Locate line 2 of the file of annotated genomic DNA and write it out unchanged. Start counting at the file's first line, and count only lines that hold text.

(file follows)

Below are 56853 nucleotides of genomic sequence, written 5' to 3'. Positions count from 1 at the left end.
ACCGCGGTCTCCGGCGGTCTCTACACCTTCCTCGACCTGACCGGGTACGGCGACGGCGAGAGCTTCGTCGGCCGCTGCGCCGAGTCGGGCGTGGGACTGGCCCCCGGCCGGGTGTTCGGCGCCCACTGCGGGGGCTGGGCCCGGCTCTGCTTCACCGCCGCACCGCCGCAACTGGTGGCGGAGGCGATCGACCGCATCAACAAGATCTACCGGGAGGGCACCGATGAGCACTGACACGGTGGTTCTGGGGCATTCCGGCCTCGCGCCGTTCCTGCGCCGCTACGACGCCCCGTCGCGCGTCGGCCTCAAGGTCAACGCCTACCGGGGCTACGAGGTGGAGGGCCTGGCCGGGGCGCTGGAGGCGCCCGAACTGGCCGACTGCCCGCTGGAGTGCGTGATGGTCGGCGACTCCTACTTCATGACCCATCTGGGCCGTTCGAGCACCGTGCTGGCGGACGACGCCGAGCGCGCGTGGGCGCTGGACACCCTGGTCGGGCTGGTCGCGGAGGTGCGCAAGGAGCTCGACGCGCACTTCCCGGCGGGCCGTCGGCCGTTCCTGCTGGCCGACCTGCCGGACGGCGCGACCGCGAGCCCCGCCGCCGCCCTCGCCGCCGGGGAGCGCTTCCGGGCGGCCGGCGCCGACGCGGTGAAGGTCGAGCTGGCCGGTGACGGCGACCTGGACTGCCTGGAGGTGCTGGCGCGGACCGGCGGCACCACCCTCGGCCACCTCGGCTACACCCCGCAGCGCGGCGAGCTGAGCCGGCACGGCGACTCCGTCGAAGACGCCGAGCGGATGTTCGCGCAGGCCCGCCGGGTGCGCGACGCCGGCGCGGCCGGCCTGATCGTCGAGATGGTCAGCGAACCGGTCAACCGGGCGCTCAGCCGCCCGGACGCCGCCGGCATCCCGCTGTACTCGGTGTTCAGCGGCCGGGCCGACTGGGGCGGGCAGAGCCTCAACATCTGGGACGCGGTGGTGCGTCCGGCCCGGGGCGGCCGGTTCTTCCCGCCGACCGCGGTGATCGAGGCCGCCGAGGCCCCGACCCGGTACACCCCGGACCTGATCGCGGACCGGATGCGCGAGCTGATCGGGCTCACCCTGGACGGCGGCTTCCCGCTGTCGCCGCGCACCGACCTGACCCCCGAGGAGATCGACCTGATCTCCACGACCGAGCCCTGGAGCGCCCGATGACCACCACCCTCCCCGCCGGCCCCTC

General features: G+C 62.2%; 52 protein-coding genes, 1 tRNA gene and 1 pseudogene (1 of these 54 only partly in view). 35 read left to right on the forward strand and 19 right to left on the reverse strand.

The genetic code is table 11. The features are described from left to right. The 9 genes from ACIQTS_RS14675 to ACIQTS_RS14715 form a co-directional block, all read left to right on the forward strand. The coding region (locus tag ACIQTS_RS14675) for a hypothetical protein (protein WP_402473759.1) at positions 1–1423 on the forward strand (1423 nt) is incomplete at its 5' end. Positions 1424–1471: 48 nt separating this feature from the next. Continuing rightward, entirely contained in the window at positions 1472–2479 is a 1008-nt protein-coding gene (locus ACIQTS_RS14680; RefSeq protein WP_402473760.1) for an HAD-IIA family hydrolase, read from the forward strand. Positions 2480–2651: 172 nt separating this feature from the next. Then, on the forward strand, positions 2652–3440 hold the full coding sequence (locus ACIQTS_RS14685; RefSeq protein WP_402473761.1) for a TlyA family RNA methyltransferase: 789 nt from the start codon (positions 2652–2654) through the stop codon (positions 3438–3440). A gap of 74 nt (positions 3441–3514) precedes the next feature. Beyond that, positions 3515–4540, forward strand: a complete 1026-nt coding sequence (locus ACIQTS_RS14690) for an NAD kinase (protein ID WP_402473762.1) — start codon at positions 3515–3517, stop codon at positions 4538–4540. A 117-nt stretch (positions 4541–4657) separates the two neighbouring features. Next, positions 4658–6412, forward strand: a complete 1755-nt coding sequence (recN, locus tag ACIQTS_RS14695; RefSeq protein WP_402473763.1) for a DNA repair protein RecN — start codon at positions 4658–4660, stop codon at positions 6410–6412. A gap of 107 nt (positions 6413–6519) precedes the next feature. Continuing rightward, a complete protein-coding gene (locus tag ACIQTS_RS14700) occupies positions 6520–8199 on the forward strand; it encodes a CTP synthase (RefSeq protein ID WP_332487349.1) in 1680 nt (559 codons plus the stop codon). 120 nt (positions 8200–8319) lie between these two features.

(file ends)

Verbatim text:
ACCGCGGTCTCCGGCGGTCTCTACACCTTCCTCGACCTGACCGGGTACGGCGACGGCGAGAGCTTCGTCGGCCGCTGCGCCGAGTCGGGCGTGGGACTGGCCCCCGGCCGGGTGTTCGGCGCCCACTGCGGGGGCTGGGCCCGGCTCTGCTTCACCGCCGCACCGCCGCAACTGGTGGCGGAGGCGATCGACCGCATCAACAAGATCTACCGGGAGGGCACCGATGAGCACTGACACGGTGGTTCTGGGGCATTCCGGCCTCGCGCCGTTCCTGCGCCGCTACGACGCCCCGTCGCGCGTCGGCCTCAAGGTCAACGCCTACCGGGGCTACGAGGTGGAGGGCCTGGCCGGGGCGCTGGAGGCGCCCGAACTGGCCGACTGCCCGCTGGAGTGCGTGATGGTCGGCGACTCCTACTTCATGACCCATCTGGGCCGTTCGAGCACCGTGCTGGCGGACGACGCCGAGCGCGCGTGGGCGCTGGACACCCTGGTCGGGCTGGTCGCGGAGGTGCGCAAGGAGCTCGACGCGCACTTCCCGGCGGGCCGTCGGCCGTTCCTGCTGGCCGACCTGCCGGACGGCGCGACCGCGAGCCCCGCCGCCGCCCTCGCCGCCGGGGAGCGCTTCCGGGCGGCCGGCGCCGACGCGGTGAAGGTCGAGCTGGCCGGTGACGGCGACCTGGACTGCCTGGAGGTGCTGGCGCGGACCGGCGGCACCACCCTCGGCCACCTCGGCTACACCCCGCAGCGCGGCGAGCTGAGCCGGCACGGCGACTCCGTCGAAGACGCCGAGCGGATGTTCGCGCAGGCCCGCCGGGTGCGCGACGCCGGCGCGGCCGGCCTGATCGTCGAGATGGTCAGCGAACCGGTCAACCGGGCGCTCAGCCGCCCGGACGCCGCCGGCATCCCGCTGTACTCGGTGTTCAGCGGCCGGGCCGACTGGGGCGGGCAGAGCCTCAACATCTGGGACGCGGTGGTGCGTCCGGCCCGGGGCGGCCGGTTCTTCCCGCCGACCGCGGTGATCGAGGCCGCCGAGGCCCCGACCCGGTACACCCCGGACCTGATCGCGGACCGGATGCGCGAGCTGATCGGGCTCACCCTGGACGGCGGCTTCCCGCTGTCGCCGCGCACCGACCTGACCCCCGAGGAGATCGACCTGATCTCCACGACCGAGCCCTGGAGCGCCCGATGACCACCACCCTCCCCGCCGGCCCCTC